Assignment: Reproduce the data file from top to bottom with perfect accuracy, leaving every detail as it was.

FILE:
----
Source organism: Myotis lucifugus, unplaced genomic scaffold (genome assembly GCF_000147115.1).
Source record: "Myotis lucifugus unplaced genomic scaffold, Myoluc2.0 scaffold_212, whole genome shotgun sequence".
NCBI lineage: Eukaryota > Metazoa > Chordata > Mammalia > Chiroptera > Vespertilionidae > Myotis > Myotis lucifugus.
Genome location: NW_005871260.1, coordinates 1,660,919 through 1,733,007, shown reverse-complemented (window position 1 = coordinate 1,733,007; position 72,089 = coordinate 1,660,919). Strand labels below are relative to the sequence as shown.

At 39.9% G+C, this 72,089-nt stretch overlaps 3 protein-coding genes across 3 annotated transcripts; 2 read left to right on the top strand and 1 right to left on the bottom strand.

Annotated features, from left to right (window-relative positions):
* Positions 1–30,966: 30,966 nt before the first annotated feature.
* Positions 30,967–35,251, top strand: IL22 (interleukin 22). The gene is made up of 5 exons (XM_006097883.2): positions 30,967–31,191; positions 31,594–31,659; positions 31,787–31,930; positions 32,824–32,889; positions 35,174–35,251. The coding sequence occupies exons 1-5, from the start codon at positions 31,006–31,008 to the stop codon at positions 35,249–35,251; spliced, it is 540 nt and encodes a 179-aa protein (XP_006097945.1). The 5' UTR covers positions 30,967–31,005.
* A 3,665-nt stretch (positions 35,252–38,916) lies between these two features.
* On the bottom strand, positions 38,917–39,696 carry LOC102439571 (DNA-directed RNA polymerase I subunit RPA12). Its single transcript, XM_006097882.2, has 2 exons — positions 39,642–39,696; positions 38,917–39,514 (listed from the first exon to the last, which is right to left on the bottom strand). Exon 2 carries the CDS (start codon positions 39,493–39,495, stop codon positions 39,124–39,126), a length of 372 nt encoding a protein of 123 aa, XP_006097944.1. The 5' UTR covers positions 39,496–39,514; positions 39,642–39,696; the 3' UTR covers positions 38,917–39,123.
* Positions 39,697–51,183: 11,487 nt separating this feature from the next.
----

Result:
Source organism: Myotis lucifugus, unplaced genomic scaffold (genome assembly GCF_000147115.1).
Source record: "Myotis lucifugus unplaced genomic scaffold, Myoluc2.0 scaffold_212, whole genome shotgun sequence".
NCBI lineage: Eukaryota > Metazoa > Chordata > Mammalia > Chiroptera > Vespertilionidae > Myotis > Myotis lucifugus.
Genome location: NW_005871260.1, coordinates 1,660,919 through 1,733,007, shown reverse-complemented (window position 1 = coordinate 1,733,007; position 72,089 = coordinate 1,660,919). Strand labels below are relative to the sequence as shown.

At 39.9% G+C, this 72,089-nt stretch overlaps 3 protein-coding genes across 3 annotated transcripts; 2 read left to right on the top strand and 1 right to left on the bottom strand.

Annotated features, from left to right (window-relative positions):
* Positions 1–30,966: 30,966 nt before the first annotated feature.
* Positions 30,967–35,251, top strand: IL22 (interleukin 22). The gene is made up of 5 exons (XM_006097883.2): positions 30,967–31,191; positions 31,594–31,659; positions 31,787–31,930; positions 32,824–32,889; positions 35,174–35,251. The coding sequence occupies exons 1-5, from the start codon at positions 31,006–31,008 to the stop codon at positions 35,249–35,251; spliced, it is 540 nt and encodes a 179-aa protein (XP_006097945.1). The 5' UTR covers positions 30,967–31,005.
* A 3,665-nt stretch (positions 35,252–38,916) lies between these two features.
* On the bottom strand, positions 38,917–39,696 carry LOC102439571 (DNA-directed RNA polymerase I subunit RPA12). Its single transcript, XM_006097882.2, has 2 exons — positions 39,642–39,696; positions 38,917–39,514 (listed from the first exon to the last, which is right to left on the bottom strand). Exon 2 carries the CDS (start codon positions 39,493–39,495, stop codon positions 39,124–39,126), a length of 372 nt encoding a protein of 123 aa, XP_006097944.1. The 5' UTR covers positions 39,496–39,514; positions 39,642–39,696; the 3' UTR covers positions 38,917–39,123.
* Positions 39,697–51,183: 11,487 nt separating this feature from the next.